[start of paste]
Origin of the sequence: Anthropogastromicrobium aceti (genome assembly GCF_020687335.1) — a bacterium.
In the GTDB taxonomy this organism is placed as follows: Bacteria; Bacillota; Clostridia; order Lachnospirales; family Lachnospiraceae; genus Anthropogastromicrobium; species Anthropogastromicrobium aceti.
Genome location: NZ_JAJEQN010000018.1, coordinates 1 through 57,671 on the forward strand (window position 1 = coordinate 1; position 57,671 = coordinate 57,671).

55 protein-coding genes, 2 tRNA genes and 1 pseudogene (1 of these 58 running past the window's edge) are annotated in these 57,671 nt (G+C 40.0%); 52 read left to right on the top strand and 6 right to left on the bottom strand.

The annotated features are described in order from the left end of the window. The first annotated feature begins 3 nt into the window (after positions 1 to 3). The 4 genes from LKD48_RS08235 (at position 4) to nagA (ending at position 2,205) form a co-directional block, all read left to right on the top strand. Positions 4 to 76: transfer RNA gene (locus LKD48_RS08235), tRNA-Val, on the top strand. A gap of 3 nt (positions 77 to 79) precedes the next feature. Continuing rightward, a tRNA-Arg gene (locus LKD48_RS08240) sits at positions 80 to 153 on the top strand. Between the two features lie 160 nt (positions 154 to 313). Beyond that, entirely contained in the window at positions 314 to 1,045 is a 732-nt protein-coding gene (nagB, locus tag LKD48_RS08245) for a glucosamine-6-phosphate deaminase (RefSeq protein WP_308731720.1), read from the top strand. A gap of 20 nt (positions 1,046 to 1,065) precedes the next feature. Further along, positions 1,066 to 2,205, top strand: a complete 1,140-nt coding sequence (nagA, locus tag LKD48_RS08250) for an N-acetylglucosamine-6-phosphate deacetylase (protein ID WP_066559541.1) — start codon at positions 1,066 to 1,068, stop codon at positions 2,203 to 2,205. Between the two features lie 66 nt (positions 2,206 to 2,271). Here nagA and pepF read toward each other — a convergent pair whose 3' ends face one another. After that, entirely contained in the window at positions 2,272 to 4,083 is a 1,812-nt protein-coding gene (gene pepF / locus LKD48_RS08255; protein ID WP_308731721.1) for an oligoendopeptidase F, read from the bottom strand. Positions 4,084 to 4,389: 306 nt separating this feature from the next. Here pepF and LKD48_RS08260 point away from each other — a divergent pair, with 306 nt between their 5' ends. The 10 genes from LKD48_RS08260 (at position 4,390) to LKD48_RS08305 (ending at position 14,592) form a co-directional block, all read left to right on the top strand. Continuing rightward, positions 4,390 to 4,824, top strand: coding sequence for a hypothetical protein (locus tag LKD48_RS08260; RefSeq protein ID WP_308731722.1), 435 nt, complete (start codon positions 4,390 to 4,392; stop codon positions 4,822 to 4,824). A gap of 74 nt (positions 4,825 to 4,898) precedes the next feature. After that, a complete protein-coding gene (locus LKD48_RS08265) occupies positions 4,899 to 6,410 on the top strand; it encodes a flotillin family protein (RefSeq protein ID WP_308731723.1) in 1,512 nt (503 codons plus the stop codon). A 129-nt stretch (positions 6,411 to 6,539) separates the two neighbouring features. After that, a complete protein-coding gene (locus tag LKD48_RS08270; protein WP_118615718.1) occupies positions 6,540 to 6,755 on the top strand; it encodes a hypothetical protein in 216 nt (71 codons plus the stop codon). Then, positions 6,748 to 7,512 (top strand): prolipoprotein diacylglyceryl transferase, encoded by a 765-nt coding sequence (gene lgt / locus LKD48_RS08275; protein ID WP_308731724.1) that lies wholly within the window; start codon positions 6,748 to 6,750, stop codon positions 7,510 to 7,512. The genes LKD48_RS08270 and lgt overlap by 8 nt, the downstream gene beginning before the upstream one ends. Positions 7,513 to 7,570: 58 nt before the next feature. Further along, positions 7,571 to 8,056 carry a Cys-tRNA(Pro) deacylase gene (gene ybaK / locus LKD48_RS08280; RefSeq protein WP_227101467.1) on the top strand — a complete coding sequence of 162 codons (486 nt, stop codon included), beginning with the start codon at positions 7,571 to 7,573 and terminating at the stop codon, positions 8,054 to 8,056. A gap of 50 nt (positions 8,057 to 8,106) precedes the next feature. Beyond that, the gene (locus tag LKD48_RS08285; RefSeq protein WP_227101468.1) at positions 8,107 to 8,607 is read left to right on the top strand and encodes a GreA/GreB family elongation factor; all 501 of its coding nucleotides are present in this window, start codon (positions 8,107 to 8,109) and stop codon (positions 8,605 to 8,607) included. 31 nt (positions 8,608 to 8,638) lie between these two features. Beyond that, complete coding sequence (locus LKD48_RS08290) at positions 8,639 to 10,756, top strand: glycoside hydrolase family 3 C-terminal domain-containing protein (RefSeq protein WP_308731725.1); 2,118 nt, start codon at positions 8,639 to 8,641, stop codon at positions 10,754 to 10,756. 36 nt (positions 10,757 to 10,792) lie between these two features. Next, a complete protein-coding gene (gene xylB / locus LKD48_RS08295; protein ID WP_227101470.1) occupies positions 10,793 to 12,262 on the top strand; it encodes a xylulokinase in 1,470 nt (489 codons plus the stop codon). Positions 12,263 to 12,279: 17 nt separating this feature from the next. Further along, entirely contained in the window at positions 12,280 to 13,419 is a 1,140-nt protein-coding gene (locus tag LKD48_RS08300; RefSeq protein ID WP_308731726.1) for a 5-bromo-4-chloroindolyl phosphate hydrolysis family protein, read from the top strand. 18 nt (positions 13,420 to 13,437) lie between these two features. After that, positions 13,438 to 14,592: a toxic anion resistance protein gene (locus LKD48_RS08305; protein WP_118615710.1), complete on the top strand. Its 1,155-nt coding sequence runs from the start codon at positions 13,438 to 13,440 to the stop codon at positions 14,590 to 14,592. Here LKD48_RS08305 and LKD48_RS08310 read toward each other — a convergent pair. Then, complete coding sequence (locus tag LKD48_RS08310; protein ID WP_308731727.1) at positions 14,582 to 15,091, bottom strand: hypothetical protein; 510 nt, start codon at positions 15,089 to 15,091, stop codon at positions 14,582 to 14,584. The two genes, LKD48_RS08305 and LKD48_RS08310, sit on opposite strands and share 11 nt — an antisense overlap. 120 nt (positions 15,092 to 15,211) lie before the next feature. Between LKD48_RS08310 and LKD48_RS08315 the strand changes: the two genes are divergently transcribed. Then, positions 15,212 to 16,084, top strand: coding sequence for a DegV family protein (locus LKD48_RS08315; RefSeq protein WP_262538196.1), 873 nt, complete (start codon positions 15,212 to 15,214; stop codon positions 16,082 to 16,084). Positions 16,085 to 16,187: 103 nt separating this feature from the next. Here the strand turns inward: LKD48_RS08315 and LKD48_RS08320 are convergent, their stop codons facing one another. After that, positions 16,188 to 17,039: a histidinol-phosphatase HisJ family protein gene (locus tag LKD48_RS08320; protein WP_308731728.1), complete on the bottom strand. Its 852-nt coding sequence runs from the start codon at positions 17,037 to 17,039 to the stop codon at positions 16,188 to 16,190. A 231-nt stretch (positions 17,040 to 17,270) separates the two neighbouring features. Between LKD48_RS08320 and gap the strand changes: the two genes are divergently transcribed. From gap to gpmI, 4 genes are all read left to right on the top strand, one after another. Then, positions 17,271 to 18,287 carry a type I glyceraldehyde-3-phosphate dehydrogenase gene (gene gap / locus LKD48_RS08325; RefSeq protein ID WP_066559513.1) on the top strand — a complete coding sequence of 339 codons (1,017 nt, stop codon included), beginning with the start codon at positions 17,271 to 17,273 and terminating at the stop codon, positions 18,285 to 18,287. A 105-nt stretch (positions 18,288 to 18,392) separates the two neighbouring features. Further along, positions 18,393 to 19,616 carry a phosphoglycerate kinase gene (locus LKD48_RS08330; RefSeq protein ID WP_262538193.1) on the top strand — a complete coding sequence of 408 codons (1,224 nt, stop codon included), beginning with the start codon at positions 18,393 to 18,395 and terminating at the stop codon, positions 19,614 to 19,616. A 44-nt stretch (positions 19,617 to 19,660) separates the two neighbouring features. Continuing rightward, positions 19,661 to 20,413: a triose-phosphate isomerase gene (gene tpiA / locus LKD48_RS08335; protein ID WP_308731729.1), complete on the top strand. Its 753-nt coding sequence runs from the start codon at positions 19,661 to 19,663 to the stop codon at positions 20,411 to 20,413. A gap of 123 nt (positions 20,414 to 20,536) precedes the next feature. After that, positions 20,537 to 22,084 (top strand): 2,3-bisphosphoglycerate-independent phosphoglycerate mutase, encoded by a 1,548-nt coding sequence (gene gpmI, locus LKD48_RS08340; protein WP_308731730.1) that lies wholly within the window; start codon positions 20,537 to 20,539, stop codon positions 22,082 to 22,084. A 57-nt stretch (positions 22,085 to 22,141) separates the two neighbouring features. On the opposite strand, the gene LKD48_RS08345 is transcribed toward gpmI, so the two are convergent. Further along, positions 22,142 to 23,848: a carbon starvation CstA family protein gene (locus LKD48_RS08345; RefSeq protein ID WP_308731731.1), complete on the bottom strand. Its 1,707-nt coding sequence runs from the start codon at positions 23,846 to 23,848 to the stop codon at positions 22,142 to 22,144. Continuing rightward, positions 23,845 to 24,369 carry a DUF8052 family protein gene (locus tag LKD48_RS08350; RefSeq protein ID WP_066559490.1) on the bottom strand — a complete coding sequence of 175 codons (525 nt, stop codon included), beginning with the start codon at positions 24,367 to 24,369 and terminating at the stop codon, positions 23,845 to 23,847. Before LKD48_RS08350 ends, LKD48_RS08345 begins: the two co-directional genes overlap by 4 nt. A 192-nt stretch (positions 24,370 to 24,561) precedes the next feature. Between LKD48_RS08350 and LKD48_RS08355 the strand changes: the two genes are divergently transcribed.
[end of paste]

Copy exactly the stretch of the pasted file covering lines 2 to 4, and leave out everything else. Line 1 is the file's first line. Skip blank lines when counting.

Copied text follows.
In the GTDB taxonomy this organism is placed as follows: Bacteria; Bacillota; Clostridia; order Lachnospirales; family Lachnospiraceae; genus Anthropogastromicrobium; species Anthropogastromicrobium aceti.
Genome location: NZ_JAJEQN010000018.1, coordinates 1 through 57,671 on the forward strand (window position 1 = coordinate 1; position 57,671 = coordinate 57,671).

55 protein-coding genes, 2 tRNA genes and 1 pseudogene (1 of these 58 running past the window's edge) are annotated in these 57,671 nt (G+C 40.0%); 52 read left to right on the top strand and 6 right to left on the bottom strand.